In the United Kingdom, the responsibility for religion studies in the state schools lies with the Local Education Authorities and regular departmental teachers – and not with church representatives. Religion is an integral part of the curriculum, even if it does not enjoy the same status as the subjects that form the National Curriculum. The teacher's role is not to develop students' personal faith, but to give them a general religious education about the role of religion in society. Once the exclusive preserve of the churches, religious education (religion studies) acquired an independent educational identity and rationale. In tracing the process, three key issues are noted:
1. how political and educational factors shaped a new identity for religion studies;
2. how relationships with denominational religious education have been obscured;
3. how phenomenology became a principal method for content selection and pedagogy, and how the over-emphasis on a descriptive approach limited the scope and educational value of the study – in particular, by not paying enough attention to young people's spiritual-moral development.
These same issues were prominent in Australian developments.
Although the idea of universal compulsory schooling dates from the time of the Reformation, the actual practice in Western countries is little more than a century old. Because the Christian churches had a long tradition in conducting schools, it was to be expected that they would also see public schools as having a role in young people's religious education. Thus the tradition was established: initially, religious education in the state school was a church concern; its aims were to hand on the Christian faith and to nourish the spirituality of young people within the context of the church.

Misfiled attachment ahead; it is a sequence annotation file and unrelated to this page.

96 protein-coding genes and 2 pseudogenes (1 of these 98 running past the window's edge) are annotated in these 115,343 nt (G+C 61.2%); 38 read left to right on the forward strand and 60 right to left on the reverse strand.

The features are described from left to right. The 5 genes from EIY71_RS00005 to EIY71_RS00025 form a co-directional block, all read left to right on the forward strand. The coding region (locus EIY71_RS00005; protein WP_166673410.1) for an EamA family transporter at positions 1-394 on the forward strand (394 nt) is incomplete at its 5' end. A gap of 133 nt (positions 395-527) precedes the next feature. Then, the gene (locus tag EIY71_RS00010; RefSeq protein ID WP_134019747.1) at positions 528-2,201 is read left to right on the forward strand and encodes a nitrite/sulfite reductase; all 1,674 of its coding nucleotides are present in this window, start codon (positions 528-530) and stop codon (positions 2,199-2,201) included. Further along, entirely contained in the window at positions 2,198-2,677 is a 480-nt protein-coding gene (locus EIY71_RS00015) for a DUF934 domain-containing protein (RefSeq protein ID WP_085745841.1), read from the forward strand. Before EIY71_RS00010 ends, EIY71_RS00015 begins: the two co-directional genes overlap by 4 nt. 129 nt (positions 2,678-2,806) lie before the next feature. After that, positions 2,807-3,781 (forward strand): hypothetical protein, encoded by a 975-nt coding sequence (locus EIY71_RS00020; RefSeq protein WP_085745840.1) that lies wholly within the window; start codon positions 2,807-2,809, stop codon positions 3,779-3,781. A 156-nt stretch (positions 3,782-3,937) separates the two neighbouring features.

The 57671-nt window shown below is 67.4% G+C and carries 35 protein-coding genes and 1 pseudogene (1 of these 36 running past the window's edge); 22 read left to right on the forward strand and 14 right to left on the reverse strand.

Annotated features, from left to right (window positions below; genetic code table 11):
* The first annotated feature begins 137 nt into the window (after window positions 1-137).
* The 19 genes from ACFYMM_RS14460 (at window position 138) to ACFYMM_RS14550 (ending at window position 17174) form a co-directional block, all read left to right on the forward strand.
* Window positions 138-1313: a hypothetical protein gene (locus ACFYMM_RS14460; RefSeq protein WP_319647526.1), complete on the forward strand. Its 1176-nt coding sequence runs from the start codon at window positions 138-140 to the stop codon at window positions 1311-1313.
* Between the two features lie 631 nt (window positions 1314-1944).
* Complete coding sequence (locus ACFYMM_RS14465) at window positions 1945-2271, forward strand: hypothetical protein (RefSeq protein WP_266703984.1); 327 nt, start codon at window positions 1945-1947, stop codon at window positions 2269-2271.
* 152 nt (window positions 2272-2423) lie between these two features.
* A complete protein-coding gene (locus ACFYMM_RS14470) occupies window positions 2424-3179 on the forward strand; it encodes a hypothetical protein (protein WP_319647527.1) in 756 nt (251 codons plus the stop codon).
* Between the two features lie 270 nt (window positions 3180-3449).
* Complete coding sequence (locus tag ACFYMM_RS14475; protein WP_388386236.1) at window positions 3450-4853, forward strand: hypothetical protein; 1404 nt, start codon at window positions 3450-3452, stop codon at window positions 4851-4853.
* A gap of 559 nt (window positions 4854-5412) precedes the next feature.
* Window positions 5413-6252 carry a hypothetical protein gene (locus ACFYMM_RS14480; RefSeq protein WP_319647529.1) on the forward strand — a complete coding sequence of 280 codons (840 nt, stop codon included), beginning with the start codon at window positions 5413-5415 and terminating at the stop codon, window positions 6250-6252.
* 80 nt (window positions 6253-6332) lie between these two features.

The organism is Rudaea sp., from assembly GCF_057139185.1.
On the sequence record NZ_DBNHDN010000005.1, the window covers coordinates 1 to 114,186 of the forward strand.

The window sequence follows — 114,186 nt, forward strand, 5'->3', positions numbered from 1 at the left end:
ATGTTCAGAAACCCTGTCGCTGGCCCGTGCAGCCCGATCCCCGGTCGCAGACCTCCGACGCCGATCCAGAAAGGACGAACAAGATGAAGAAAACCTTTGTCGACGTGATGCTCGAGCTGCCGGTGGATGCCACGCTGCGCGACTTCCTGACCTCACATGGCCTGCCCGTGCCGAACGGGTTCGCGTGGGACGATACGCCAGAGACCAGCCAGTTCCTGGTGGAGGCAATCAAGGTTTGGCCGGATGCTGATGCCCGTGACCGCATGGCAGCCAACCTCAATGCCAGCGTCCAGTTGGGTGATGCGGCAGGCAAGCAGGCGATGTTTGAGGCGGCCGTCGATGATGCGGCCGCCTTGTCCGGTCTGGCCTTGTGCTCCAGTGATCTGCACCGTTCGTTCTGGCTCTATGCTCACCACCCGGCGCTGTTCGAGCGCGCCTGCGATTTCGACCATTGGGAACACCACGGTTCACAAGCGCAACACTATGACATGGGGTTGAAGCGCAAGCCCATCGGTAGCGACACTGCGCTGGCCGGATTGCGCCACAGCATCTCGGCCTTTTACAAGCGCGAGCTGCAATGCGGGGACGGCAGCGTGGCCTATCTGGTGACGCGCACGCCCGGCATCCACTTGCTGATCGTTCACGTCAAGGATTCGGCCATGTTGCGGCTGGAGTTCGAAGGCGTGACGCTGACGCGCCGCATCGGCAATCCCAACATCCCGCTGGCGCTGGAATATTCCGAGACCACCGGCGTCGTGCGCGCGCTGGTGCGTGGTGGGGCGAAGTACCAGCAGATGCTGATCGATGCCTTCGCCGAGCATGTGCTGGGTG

In the United Kingdom, and other countries where the state was not unfavourable to a particular religion (or denominations), a church-oriented religious education was allowed to continue in the new state school systems. Either it was under church auspices and taught by church representatives, or the state school teachers taught a church-approved curriculum. This accounted for the situations in countries like the UK before the 1960s, Scandinavia, (West) Germany, Italy, Australia and Canada. (There are parallels for synagogue and mosque religious education in Israel and Muslim countries respectively.) In the United States, the strong constitutional separation between church and state effectively stifled any study of religion in the public school curriculum.
1.4.1 Christian religious education syllabuses (1940s and 1950s)
When the 1944 Butler Education Act made religion the one compulsory subject in the school curriculum, it formalised the teaching of Agreed Syllabuses in the county schools; they were explicitly Christian in content and orientation, concentrating on the Bible and core Christian teachings.
1.4.2 Student-centred, experiential life themes (1960s– )
In the 1960s, there were changes in emphasis with the use of ‘life themes', which were thought to be a more appropriate way of introducing children to biblical concepts. The research of Ronald Goldman was a catalyst for making religious education more child-centred. He popularised the idea of ‘readiness for religion'. These developments paralleled the growing educational interest in experiential and discovery learning. (There was a similar development in Catholic religious education, where the focus on life experience was informed by the theological view of continuing revelation through human experience). (Goldman, R.J. 1965, Readiness for Religion, Routledge and Kegan Paul, London.)